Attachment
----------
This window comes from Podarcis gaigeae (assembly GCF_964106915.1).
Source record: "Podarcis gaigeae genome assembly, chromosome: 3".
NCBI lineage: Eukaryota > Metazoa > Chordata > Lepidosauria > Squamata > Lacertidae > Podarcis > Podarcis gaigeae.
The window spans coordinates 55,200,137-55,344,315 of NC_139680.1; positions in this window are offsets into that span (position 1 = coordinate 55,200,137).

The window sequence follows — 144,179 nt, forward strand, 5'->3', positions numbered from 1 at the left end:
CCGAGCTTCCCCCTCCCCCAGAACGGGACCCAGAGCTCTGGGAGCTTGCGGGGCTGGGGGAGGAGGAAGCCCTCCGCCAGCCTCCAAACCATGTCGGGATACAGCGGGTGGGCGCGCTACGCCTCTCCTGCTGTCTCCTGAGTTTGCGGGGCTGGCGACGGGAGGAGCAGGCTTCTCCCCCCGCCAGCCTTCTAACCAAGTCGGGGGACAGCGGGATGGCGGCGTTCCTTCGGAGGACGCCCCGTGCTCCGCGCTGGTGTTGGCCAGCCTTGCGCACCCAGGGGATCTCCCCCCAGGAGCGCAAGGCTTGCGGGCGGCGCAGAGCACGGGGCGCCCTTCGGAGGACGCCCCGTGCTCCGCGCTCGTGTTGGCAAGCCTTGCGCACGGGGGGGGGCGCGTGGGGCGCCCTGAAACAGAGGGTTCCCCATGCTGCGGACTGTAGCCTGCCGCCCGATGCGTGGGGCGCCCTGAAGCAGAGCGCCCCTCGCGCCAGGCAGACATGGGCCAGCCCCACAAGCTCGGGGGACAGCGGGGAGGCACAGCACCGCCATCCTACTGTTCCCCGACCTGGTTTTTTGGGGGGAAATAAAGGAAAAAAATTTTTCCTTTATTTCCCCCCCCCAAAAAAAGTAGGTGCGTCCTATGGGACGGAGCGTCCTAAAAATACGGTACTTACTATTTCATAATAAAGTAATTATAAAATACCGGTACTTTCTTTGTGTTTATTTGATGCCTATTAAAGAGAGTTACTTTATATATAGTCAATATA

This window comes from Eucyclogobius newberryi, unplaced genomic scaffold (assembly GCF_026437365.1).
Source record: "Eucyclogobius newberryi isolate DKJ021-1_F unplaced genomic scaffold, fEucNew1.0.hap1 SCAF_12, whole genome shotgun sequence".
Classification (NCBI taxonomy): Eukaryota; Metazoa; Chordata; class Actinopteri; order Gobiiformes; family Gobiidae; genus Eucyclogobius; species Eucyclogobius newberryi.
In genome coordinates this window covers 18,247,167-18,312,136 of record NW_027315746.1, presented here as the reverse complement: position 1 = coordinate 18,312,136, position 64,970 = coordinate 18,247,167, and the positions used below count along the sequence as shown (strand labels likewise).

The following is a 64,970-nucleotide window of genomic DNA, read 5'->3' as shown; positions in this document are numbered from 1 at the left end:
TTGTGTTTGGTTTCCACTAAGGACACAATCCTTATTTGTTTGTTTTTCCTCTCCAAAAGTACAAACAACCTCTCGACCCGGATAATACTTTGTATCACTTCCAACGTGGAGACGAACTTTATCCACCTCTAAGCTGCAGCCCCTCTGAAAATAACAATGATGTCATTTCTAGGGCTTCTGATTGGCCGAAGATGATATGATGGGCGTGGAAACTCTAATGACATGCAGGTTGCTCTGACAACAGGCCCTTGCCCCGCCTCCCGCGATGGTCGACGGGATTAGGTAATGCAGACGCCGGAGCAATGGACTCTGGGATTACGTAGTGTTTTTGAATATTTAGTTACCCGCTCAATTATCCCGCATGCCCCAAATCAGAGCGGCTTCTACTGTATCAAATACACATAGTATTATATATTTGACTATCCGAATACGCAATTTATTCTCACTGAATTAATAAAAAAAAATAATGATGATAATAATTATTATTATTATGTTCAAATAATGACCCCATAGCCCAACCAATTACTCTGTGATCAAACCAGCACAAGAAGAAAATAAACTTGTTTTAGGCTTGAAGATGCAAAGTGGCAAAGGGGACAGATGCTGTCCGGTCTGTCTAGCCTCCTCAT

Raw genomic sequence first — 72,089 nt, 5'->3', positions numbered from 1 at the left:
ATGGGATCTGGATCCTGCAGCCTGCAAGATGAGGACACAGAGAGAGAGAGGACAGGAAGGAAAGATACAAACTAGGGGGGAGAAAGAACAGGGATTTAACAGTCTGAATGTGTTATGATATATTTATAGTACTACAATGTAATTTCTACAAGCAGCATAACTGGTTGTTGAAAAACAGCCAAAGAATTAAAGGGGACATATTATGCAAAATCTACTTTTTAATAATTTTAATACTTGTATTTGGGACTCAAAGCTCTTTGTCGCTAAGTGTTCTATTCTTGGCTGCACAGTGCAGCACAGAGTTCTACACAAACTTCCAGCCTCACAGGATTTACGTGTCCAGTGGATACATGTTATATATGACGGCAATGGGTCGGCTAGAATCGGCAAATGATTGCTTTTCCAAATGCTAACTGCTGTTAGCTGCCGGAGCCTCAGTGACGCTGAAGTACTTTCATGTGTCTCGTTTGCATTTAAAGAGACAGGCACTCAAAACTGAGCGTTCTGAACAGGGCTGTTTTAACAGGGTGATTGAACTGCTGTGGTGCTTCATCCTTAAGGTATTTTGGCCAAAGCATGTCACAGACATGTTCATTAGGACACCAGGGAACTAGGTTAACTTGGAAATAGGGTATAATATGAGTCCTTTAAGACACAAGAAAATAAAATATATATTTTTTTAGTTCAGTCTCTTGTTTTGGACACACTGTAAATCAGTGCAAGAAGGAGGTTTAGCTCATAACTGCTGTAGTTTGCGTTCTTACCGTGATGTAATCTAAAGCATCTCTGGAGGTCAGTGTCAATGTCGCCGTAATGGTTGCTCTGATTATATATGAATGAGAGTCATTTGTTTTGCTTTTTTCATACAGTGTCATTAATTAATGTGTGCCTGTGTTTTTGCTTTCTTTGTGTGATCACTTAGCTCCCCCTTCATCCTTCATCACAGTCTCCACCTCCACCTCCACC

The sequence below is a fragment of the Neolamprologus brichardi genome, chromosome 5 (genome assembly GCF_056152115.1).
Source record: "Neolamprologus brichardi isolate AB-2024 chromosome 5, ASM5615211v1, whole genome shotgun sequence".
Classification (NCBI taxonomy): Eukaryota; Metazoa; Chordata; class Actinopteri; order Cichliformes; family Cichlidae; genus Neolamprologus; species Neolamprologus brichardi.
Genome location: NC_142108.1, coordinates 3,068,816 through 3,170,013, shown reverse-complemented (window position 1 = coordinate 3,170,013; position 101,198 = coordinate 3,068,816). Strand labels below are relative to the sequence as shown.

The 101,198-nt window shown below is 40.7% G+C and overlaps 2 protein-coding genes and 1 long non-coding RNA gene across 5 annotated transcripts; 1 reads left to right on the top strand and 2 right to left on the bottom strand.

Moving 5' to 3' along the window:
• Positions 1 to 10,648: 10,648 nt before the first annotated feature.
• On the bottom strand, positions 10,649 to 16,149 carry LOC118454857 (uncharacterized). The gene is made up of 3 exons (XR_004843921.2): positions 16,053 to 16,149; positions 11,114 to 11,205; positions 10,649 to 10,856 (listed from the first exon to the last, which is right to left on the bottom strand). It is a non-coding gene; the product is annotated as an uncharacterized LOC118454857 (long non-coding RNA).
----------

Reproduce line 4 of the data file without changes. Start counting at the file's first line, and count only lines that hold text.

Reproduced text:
The window spans coordinates 55,200,137-55,344,315 of NC_139680.1; positions in this window are offsets into that span (position 1 = coordinate 55,200,137).